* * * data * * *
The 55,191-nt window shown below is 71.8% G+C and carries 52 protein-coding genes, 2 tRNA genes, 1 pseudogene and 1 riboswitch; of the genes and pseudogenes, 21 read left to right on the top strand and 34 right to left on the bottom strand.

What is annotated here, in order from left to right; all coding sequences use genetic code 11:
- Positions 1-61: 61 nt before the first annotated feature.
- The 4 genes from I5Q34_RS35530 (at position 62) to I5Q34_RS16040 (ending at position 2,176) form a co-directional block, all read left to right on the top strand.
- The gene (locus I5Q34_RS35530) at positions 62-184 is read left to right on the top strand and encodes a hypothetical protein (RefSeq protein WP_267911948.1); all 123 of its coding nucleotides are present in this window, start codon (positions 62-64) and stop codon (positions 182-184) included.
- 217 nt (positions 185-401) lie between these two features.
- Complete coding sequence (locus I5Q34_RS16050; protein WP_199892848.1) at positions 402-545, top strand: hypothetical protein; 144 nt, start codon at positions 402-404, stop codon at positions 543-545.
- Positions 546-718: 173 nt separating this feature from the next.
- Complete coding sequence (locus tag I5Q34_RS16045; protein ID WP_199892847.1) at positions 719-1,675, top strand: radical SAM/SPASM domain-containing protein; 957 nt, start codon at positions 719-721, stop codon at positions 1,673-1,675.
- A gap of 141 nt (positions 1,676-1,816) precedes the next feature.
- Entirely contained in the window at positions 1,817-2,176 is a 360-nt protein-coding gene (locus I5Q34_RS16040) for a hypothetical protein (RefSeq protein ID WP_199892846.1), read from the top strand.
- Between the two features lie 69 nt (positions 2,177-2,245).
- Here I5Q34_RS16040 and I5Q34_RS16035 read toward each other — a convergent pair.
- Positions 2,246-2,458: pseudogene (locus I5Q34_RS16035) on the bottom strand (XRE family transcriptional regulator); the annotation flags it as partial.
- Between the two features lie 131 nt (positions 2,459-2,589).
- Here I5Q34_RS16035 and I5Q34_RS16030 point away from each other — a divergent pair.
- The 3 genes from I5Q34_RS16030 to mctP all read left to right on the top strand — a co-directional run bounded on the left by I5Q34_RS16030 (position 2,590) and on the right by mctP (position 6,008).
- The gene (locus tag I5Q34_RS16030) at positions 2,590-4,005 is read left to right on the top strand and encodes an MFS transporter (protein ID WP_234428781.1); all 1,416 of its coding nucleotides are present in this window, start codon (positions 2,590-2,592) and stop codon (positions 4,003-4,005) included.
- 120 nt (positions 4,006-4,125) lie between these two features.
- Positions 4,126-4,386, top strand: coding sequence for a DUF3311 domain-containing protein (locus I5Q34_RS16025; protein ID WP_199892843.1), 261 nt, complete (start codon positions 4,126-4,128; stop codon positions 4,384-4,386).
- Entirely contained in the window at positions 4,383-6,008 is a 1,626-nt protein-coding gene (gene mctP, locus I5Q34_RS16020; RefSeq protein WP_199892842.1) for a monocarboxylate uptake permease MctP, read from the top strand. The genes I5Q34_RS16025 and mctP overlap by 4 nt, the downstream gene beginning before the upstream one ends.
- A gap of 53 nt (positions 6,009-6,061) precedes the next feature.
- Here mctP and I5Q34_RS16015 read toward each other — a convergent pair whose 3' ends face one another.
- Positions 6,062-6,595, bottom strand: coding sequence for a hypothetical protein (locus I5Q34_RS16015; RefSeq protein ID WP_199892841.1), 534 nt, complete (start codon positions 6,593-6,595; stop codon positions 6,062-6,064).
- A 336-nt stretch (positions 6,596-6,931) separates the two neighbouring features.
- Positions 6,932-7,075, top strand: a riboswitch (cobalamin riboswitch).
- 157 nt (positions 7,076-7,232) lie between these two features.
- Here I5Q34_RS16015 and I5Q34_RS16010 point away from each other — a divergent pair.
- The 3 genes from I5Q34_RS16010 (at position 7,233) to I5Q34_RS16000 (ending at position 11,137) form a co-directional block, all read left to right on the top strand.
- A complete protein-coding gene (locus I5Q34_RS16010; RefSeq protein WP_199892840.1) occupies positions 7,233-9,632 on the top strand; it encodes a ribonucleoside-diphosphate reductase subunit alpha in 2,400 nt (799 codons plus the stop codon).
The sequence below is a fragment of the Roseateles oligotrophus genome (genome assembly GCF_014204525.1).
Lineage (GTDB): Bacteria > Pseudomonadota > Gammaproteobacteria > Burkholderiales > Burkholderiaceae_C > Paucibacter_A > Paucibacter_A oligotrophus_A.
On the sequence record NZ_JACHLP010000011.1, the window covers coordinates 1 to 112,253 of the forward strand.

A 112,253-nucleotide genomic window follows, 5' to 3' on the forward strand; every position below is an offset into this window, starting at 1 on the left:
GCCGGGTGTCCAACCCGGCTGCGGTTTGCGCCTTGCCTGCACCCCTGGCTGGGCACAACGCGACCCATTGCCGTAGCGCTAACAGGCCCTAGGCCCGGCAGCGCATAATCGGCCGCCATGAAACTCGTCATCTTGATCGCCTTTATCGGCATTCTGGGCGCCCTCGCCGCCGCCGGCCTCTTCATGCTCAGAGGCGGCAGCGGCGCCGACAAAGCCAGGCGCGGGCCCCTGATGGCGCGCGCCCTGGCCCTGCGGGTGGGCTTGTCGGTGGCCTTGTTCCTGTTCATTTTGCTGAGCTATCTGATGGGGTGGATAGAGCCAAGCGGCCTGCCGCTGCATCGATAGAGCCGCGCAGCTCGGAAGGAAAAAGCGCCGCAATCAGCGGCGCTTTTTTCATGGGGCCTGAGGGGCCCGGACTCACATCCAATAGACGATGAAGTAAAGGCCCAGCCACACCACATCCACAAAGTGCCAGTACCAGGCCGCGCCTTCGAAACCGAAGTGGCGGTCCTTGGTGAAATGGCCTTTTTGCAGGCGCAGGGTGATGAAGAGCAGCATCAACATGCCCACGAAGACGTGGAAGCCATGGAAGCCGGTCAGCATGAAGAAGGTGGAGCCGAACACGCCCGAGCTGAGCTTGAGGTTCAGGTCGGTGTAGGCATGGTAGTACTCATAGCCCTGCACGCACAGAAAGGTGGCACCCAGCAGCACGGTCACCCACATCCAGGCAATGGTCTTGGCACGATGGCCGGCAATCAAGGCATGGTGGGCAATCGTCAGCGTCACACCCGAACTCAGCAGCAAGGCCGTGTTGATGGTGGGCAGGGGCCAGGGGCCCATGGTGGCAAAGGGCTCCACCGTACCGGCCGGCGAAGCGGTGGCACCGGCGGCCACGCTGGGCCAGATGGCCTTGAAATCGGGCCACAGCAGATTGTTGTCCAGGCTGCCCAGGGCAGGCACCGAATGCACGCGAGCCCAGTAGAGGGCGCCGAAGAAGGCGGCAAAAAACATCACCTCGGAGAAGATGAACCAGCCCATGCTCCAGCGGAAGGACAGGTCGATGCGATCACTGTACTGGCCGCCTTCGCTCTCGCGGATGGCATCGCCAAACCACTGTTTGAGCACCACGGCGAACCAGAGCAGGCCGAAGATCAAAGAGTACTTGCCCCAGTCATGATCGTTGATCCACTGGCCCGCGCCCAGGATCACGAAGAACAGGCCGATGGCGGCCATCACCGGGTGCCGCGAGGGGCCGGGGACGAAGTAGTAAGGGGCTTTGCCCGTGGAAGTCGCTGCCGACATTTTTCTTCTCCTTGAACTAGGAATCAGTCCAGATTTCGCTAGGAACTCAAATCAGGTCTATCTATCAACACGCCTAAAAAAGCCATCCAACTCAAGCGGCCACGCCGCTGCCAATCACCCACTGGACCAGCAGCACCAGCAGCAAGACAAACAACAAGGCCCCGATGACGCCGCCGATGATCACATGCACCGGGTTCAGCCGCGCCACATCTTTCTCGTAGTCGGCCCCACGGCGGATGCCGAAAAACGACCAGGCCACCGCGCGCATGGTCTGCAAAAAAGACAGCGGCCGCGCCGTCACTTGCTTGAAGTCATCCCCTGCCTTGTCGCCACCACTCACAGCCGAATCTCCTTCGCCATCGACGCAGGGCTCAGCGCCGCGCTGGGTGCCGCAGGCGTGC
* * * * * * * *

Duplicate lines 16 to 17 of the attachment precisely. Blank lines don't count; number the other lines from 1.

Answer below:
- Here I5Q34_RS16035 and I5Q34_RS16030 point away from each other — a divergent pair.
- The 3 genes from I5Q34_RS16030 to mctP all read left to right on the top strand — a co-directional run bounded on the left by I5Q34_RS16030 (position 2,590) and on the right by mctP (position 6,008).